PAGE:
My cat Pooter is on Prozac for severe anxiety…
I could list a whole bunch of reasons why this isn’t my fault and some of them might even sound valid, but it’s like misbehaving children; it’s always the parents fault. Pooter is a fiercely independent cat and I don’t say that lightly because he spends most of his free time in a cave plotting out ways into the hallway, under the bed foot swiping techniques and total world domination. Laugh all you want at that last one, if you’ve met Pooter you wouldn’t be taking that quite so lightly, he has the intelligence, the technology and the drive to pull this off. Overall though he is lovable to me in spite of his lack of warmth, because I find his wit, motivation and behavior utterly charming and entertaining.
It is possible that this affection I feel for him is part of the problem. I have over coddled, smothered and spoiled this feline for years now and he asserts that I am his bitch on the regular. For a while he was peeing on my bed daily. I will repeat myself here… he pissed on my bed everyday. In hindsight I see that this plan to keep me caught up at the washing machine provided him with a lot of extra time for reconnoissance missions around the apartment. I think this was the period of time when his lab work really started paying off.
I did endless research on how to fix this problem and most of the literature said that I had to keep my cool when I discovered the “accident”. It told me to reassure him that I wasn’t mad and that I understood he was stressed so as not to further upset him…
Oh really?!?! No, it’s fine Pooter honestly I was hoping that my expensive down comforter and new sheets would smell like the elephant room at the zoo; it’s my favorite scent. There were countless occasions where I would catch him in the act and he would look me dead in the eye while he finished. My ex and I would say, teeth gritted and resisting the urge to fling him from the window, “Uh oh, did Pooter have an accident? It’s okay Pooter. Are you stressed?” We had an actual conversation with this beast as though our kind and understanding words would resonate with him in such a way that he felt calmer.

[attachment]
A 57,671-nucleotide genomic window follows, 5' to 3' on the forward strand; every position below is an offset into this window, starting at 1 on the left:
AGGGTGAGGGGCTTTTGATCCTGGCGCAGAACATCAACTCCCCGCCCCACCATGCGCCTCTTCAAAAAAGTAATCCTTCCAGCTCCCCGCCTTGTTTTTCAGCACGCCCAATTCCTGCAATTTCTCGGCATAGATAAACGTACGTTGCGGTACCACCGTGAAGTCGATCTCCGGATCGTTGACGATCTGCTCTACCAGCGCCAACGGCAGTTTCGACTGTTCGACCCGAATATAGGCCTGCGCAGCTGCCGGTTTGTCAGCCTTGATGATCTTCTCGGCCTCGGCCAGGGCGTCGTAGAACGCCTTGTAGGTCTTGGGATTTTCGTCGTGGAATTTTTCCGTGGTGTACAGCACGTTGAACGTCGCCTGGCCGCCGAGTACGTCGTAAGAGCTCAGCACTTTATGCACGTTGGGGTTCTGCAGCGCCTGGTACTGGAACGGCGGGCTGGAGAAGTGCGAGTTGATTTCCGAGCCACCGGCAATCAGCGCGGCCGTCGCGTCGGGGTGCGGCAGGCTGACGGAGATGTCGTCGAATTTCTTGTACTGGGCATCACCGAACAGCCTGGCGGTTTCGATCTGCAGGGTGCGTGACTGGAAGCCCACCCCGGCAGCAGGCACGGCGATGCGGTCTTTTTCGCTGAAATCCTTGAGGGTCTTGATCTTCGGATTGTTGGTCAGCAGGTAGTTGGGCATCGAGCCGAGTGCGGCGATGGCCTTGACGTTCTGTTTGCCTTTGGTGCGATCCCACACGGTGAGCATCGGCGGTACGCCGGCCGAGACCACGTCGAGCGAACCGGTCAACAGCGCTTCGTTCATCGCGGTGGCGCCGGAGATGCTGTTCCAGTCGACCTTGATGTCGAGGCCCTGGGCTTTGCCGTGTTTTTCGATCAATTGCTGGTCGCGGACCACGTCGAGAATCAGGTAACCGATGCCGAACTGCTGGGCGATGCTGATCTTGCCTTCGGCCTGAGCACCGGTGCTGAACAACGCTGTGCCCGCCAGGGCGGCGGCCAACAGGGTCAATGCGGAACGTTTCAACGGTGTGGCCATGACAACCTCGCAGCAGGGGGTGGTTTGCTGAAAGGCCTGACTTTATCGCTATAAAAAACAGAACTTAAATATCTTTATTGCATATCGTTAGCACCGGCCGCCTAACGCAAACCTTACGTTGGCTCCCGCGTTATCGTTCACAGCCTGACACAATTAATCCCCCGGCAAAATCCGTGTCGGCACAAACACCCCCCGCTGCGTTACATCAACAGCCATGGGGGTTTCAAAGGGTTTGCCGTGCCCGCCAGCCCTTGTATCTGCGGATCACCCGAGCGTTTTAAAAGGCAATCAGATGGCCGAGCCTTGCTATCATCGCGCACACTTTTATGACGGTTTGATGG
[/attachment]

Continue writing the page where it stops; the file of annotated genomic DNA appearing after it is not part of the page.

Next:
That cat doesn’t know the meaning of stressed. None of you reading this know the true meaning either unless you’ve come home after a long day feeling exhausted and you climb into a bed and roll over into pee. I know many of my readers have hardships and issues that span from minor to severe and I don’t want to hastily discredit that you think it could not get worse. I promise you this is not my way of downplaying your life problems; I simply ask that you take whatever you are dealing with and add urine to the equation, then tell me if I’m right. I can say from experience that it takes approximately four hours to wash and dry a comforter, a full set of sheets and a bed pad in a standard size washer. This is knowledge I could have lived without. Also, another handy tip — only the super expensive Nature’s Miracle urine destroyer gets that smell out and you have to really douse the fabric in it. Turns out though, that much like Pavlov’s research shows, the smell of that cleaner is now so associated with pee that, to me, it smells like it (side note: I actually had reason to use a thesaurus for “pee/urine” and there are slim pickings so bear with me as I say pee twenty or thirty more times).